The CNMI Department of Fire and Emergency Medical Services, which usually issues permits to allow households to burn their yard debris, is prepared to revoke fire permits that have already been issued because of the early onset of the dry season in the CNMI.
According to DFEMS Commissioner Dennis Mendiola, since the dry season arrived earlier than usual and is already upon the islands, the department may start revoking fire permits to prevent surges in wildfires.
DFEMS spokesperson Robert Mojica said there is a point on the island when DFEMS revokes burning permits because of how fast wildfires spread during the dry season. However, it depends on how many wildfires occur during the start of the dry season.
Dry season in the CNMI usually occurs in May and June. This year, though, the dry season started in March. Since then, the CNMI has only seen one wildland fire up at the Wireless Ridge on Capital Hill. The area, Mojica said, is prone to forest fires, especially when the dry season hits.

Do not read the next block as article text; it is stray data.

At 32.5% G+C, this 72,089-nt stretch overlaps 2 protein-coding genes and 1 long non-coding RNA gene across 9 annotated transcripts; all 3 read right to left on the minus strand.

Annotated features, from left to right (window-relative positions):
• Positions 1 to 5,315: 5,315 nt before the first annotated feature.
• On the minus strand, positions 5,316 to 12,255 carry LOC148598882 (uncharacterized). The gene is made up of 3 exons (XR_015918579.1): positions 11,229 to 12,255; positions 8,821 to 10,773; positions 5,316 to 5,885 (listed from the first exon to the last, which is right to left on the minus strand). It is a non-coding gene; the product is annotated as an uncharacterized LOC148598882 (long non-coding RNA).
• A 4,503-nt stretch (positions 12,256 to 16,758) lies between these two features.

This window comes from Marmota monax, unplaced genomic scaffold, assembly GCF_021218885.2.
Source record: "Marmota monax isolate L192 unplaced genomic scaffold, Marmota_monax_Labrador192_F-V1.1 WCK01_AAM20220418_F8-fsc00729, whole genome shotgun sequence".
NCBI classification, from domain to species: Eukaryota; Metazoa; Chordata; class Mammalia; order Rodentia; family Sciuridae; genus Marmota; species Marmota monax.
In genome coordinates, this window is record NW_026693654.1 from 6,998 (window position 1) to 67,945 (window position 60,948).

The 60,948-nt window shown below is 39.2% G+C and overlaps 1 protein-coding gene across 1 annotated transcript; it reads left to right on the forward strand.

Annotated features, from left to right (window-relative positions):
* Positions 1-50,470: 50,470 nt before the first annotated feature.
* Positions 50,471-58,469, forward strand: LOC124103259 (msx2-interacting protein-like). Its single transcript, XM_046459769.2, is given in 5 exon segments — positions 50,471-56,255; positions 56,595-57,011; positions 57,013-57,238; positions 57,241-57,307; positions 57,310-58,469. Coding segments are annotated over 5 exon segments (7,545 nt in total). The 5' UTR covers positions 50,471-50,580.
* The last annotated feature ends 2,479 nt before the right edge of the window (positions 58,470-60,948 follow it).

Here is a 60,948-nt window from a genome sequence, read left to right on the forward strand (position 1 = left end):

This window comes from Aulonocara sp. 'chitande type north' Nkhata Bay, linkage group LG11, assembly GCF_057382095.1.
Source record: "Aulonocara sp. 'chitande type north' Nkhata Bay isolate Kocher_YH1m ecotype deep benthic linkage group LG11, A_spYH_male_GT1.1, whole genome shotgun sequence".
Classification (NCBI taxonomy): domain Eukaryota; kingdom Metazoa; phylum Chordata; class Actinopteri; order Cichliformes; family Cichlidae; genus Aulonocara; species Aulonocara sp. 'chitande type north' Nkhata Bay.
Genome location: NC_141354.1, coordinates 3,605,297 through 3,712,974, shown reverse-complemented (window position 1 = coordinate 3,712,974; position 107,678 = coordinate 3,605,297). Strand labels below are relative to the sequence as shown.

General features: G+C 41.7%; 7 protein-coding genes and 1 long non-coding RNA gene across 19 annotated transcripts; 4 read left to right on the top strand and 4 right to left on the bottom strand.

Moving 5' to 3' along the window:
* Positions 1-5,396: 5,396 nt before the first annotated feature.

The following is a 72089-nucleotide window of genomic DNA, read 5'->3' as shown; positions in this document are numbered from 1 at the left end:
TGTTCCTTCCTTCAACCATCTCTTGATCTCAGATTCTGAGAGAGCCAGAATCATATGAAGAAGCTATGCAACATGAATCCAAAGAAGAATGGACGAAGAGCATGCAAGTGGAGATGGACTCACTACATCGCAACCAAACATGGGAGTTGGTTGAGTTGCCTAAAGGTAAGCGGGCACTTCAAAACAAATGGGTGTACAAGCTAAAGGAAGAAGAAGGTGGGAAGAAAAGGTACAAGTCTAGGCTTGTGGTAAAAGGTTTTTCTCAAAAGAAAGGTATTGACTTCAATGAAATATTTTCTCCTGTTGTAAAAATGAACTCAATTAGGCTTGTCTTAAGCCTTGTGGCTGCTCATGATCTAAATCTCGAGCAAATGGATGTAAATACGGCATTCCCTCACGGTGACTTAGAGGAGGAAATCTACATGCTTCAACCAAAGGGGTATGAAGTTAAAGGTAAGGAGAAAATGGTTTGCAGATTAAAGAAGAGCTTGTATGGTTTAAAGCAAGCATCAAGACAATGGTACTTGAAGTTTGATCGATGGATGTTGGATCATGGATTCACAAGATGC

“I believe we’re going into the dry season early. From last year, dry season wasn’t until May but we went into dry season starting March this year. The last wildfire we saw for the year was up on Capitol Hill at the Wireless Ridge,” he said.
Mojica said DFEMS will start campaigning on social media on how to dispose of dead vegetation and debris without burning them in an effort to raise awareness of forest fires. “We’re going to start social media campaigns about how to dispose of dead vegetation around your house like dispose of it properly by bringing it to the dump, or to a safe area to burn,” he said.
Back in 2020, the CNMI saw 15 wildland fires, the most severe one seen up in Wireless Ridge on Capital Hill. In 2019, the CNMI saw 12 wildland fires.